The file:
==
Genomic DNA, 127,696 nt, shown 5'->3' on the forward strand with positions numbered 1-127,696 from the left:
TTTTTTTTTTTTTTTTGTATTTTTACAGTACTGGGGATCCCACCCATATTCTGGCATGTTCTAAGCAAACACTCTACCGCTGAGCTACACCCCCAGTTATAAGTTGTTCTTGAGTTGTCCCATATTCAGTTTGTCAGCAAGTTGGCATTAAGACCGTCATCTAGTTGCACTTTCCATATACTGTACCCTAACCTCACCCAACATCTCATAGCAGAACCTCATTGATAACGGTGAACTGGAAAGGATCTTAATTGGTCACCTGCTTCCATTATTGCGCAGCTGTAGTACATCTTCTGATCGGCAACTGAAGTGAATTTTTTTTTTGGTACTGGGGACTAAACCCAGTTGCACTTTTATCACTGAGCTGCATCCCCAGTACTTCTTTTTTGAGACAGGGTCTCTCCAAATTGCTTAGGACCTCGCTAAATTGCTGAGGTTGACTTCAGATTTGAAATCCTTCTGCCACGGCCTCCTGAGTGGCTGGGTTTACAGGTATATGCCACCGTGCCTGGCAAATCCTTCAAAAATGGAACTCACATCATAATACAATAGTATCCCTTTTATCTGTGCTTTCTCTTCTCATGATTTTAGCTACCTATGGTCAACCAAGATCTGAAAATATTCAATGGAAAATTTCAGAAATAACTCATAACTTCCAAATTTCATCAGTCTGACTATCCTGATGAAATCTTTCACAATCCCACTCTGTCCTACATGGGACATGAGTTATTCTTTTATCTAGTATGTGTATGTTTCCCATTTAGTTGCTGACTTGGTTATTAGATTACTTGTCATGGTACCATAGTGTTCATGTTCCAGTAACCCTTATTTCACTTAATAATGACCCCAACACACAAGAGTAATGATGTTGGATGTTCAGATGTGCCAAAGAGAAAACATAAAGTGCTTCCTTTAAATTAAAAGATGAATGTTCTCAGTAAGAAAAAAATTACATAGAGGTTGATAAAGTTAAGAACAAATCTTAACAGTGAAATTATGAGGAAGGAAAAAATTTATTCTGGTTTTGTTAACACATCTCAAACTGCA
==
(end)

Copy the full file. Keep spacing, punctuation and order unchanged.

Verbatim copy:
Genomic DNA, 127,696 nt, shown 5'->3' on the forward strand with positions numbered 1-127,696 from the left:
TTTTTTTTTTTTTTTTGTATTTTTACAGTACTGGGGATCCCACCCATATTCTGGCATGTTCTAAGCAAACACTCTACCGCTGAGCTACACCCCCAGTTATAAGTTGTTCTTGAGTTGTCCCATATTCAGTTTGTCAGCAAGTTGGCATTAAGACCGTCATCTAGTTGCACTTTCCATATACTGTACCCTAACCTCACCCAACATCTCATAGCAGAACCTCATTGATAACGGTGAACTGGAAAGGATCTTAATTGGTCACCTGCTTCCATTATTGCGCAGCTGTAGTACATCTTCTGATCGGCAACTGAAGTGAATTTTTTTTTTGGTACTGGGGACTAAACCCAGTTGCACTTTTATCACTGAGCTGCATCCCCAGTACTTCTTTTTTGAGACAGGGTCTCTCCAAATTGCTTAGGACCTCGCTAAATTGCTGAGGTTGACTTCAGATTTGAAATCCTTCTGCCACGGCCTCCTGAGTGGCTGGGTTTACAGGTATATGCCACCGTGCCTGGCAAATCCTTCAAAAATGGAACTCACATCATAATACAATAGTATCCCTTTTATCTGTGCTTTCTCTTCTCATGATTTTAGCTACCTATGGTCAACCAAGATCTGAAAATATTCAATGGAAAATTTCAGAAATAACTCATAACTTCCAAATTTCATCAGTCTGACTATCCTGATGAAATCTTTCACAATCCCACTCTGTCCTACATGGGACATGAGTTATTCTTTTATCTAGTATGTGTATGTTTCCCATTTAGTTGCTGACTTGGTTATTAGATTACTTGTCATGGTACCATAGTGTTCATGTTCCAGTAACCCTTATTTCACTTAATAATGACCCCAACACACAAGAGTAATGATGTTGGATGTTCAGATGTGCCAAAGAGAAAACATAAAGTGCTTCCTTTAAATTAAAAGATGAATGTTCTCAGTAAGAAAAAAATTACATAGAGGTTGATAAAGTTAAGAACAAATCTTAACAGTGAAATTATGAGGAAGGAAAAAATTTATTCTGGTTTTGTTAACACATCTCAAACTGCA